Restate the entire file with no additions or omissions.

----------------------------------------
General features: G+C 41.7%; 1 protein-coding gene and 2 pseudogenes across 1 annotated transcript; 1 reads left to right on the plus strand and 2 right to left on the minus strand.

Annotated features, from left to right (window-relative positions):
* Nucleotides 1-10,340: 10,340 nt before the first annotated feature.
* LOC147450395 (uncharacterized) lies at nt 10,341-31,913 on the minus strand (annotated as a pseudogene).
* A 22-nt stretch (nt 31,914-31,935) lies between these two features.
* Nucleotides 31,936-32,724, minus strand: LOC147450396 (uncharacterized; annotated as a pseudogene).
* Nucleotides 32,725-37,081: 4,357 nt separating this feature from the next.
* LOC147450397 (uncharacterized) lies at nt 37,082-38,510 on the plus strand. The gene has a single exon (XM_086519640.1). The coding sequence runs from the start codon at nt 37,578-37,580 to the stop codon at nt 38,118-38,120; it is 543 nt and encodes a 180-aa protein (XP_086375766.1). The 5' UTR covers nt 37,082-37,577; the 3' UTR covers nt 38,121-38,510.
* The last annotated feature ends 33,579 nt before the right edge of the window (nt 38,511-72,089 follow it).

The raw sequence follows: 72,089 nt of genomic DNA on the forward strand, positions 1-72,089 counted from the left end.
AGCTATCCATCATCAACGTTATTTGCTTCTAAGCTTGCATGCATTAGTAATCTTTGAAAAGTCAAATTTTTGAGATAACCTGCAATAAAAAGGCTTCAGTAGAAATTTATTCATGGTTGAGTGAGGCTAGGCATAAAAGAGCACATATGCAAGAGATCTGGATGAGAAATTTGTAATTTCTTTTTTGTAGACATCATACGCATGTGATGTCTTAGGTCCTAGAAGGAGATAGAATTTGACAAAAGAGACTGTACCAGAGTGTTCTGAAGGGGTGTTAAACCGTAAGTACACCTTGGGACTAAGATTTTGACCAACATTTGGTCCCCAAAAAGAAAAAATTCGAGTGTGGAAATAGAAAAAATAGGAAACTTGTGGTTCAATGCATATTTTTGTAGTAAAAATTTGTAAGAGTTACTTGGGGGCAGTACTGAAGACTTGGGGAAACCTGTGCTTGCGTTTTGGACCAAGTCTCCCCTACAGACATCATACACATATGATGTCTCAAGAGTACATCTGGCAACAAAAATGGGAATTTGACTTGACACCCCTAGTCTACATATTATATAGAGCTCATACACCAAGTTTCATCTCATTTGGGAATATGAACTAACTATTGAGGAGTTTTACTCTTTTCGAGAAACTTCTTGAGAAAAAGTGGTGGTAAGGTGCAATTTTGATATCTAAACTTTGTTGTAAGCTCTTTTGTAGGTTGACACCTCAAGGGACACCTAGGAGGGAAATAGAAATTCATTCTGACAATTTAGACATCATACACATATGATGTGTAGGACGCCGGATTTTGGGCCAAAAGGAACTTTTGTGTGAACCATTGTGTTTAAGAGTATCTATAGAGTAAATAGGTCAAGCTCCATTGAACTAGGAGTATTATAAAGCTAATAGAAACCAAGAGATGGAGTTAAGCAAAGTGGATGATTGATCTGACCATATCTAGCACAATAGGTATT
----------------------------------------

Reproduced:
General features: G+C 41.7%; 1 protein-coding gene and 2 pseudogenes across 1 annotated transcript; 1 reads left to right on the plus strand and 2 right to left on the minus strand.

Annotated features, from left to right (window-relative positions):
* Nucleotides 1-10,340: 10,340 nt before the first annotated feature.
* LOC147450395 (uncharacterized) lies at nt 10,341-31,913 on the minus strand (annotated as a pseudogene).
* A 22-nt stretch (nt 31,914-31,935) lies between these two features.
* Nucleotides 31,936-32,724, minus strand: LOC147450396 (uncharacterized; annotated as a pseudogene).
* Nucleotides 32,725-37,081: 4,357 nt separating this feature from the next.
* LOC147450397 (uncharacterized) lies at nt 37,082-38,510 on the plus strand. The gene has a single exon (XM_086519640.1). The coding sequence runs from the start codon at nt 37,578-37,580 to the stop codon at nt 38,118-38,120; it is 543 nt and encodes a 180-aa protein (XP_086375766.1). The 5' UTR covers nt 37,082-37,577; the 3' UTR covers nt 38,121-38,510.
* The last annotated feature ends 33,579 nt before the right edge of the window (nt 38,511-72,089 follow it).

The raw sequence follows: 72,089 nt of genomic DNA on the forward strand, positions 1-72,089 counted from the left end.
AGCTATCCATCATCAACGTTATTTGCTTCTAAGCTTGCATGCATTAGTAATCTTTGAAAAGTCAAATTTTTGAGATAACCTGCAATAAAAAGGCTTCAGTAGAAATTTATTCATGGTTGAGTGAGGCTAGGCATAAAAGAGCACATATGCAAGAGATCTGGATGAGAAATTTGTAATTTCTTTTTTGTAGACATCATACGCATGTGATGTCTTAGGTCCTAGAAGGAGATAGAATTTGACAAAAGAGACTGTACCAGAGTGTTCTGAAGGGGTGTTAAACCGTAAGTACACCTTGGGACTAAGATTTTGACCAACATTTGGTCCCCAAAAAGAAAAAATTCGAGTGTGGAAATAGAAAAAATAGGAAACTTGTGGTTCAATGCATATTTTTGTAGTAAAAATTTGTAAGAGTTACTTGGGGGCAGTACTGAAGACTTGGGGAAACCTGTGCTTGCGTTTTGGACCAAGTCTCCCCTACAGACATCATACACATATGATGTCTCAAGAGTACATCTGGCAACAAAAATGGGAATTTGACTTGACACCCCTAGTCTACATATTATATAGAGCTCATACACCAAGTTTCATCTCATTTGGGAATATGAACTAACTATTGAGGAGTTTTACTCTTTTCGAGAAACTTCTTGAGAAAAAGTGGTGGTAAGGTGCAATTTTGATATCTAAACTTTGTTGTAAGCTCTTTTGTAGGTTGACACCTCAAGGGACACCTAGGAGGGAAATAGAAATTCATTCTGACAATTTAGACATCATACACATATGATGTGTAGGACGCCGGATTTTGGGCCAAAAGGAACTTTTGTGTGAACCATTGTGTTTAAGAGTATCTATAGAGTAAATAGGTCAAGCTCCATTGAACTAGGAGTATTATAAAGCTAATAGAAACCAAGAGATGGAGTTAAGCAAAGTGGATGATTGATCTGACCATATCTAGCACAATAGGTATT